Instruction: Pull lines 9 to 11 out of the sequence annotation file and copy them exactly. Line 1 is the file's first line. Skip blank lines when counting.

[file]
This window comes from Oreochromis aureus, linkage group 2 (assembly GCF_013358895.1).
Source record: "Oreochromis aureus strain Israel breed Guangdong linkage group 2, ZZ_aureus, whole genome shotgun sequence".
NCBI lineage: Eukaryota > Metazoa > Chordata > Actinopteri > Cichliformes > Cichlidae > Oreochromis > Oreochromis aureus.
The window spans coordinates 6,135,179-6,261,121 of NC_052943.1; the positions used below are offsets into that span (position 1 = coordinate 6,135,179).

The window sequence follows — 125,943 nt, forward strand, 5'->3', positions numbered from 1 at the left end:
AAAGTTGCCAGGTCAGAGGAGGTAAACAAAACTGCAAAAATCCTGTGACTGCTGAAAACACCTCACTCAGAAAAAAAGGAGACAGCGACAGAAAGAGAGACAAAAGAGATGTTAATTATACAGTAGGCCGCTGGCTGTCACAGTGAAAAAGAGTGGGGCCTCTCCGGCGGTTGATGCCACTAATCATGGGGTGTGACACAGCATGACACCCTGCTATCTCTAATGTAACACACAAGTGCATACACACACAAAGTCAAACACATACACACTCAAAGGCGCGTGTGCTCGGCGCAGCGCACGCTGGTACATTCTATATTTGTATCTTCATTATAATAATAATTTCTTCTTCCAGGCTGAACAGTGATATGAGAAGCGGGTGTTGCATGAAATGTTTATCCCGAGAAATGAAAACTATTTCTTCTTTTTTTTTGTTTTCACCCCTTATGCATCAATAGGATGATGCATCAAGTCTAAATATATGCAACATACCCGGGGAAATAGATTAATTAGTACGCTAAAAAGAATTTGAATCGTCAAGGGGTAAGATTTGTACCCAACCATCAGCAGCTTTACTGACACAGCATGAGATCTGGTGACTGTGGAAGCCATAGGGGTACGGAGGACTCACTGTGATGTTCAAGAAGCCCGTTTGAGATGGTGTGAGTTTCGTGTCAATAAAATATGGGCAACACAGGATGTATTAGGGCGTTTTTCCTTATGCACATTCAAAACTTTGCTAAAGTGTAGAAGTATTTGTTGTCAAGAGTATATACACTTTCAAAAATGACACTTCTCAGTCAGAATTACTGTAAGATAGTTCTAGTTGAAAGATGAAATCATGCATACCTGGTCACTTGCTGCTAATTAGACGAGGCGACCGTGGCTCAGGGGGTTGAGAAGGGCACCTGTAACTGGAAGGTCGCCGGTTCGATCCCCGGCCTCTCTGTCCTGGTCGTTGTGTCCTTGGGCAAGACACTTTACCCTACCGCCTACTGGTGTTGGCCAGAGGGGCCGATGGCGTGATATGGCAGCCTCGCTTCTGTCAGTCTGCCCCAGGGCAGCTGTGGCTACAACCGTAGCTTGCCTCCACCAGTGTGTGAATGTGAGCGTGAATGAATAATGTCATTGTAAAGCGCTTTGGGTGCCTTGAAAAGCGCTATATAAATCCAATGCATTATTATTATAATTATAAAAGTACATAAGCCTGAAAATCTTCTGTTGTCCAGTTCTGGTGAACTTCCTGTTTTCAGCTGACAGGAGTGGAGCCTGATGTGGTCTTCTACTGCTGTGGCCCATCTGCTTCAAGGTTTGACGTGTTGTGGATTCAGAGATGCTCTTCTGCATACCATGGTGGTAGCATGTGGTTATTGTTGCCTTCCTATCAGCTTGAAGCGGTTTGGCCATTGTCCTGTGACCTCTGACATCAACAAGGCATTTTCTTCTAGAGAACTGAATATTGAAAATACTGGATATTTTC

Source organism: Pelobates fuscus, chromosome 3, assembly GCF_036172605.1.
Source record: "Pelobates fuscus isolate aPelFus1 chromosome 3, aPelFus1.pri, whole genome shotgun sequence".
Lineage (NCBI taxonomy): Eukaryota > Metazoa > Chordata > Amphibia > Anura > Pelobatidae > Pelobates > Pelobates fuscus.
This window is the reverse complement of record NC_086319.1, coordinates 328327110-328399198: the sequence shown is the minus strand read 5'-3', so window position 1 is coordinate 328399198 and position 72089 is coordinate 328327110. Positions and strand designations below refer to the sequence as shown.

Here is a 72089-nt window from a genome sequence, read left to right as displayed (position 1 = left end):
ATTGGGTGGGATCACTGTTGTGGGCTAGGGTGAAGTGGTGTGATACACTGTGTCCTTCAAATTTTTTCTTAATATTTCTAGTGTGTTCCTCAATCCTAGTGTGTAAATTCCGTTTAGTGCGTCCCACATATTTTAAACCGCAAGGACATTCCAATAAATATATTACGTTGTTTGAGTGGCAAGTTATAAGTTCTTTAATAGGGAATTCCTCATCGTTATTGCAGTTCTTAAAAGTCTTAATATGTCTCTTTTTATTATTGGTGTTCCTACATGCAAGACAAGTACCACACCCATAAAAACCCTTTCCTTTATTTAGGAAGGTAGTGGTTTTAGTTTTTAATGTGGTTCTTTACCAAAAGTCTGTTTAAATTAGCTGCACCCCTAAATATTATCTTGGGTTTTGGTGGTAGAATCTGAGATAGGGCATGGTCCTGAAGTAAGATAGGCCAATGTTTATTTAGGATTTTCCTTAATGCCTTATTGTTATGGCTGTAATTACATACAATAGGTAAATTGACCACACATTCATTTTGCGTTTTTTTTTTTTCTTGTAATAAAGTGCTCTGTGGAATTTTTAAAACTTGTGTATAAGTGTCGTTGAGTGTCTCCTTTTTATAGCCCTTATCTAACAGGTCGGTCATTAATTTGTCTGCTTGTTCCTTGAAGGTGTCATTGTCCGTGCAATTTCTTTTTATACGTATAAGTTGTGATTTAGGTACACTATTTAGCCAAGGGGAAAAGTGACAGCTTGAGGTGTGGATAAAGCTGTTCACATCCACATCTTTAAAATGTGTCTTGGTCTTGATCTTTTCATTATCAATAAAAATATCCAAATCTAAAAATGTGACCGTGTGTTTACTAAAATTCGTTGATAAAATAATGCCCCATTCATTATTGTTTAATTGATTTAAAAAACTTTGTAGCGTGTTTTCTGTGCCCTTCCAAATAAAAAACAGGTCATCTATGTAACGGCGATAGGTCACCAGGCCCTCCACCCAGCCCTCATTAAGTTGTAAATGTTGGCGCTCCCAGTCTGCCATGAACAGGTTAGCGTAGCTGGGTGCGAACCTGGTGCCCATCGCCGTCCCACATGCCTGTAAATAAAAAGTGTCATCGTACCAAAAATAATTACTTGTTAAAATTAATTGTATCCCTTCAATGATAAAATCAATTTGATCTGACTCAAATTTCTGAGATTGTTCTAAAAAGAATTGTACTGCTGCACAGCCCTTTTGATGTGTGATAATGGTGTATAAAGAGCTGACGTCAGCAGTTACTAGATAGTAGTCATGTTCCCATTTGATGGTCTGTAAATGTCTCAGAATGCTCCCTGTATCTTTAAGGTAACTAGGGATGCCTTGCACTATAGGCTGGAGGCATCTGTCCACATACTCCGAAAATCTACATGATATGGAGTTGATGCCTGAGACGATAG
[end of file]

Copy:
Lineage (NCBI taxonomy): Eukaryota > Metazoa > Chordata > Amphibia > Anura > Pelobatidae > Pelobates > Pelobates fuscus.
This window is the reverse complement of record NC_086319.1, coordinates 328327110-328399198: the sequence shown is the minus strand read 5'-3', so window position 1 is coordinate 328399198 and position 72089 is coordinate 328327110. Positions and strand designations below refer to the sequence as shown.

Here is a 72089-nt window from a genome sequence, read left to right as displayed (position 1 = left end):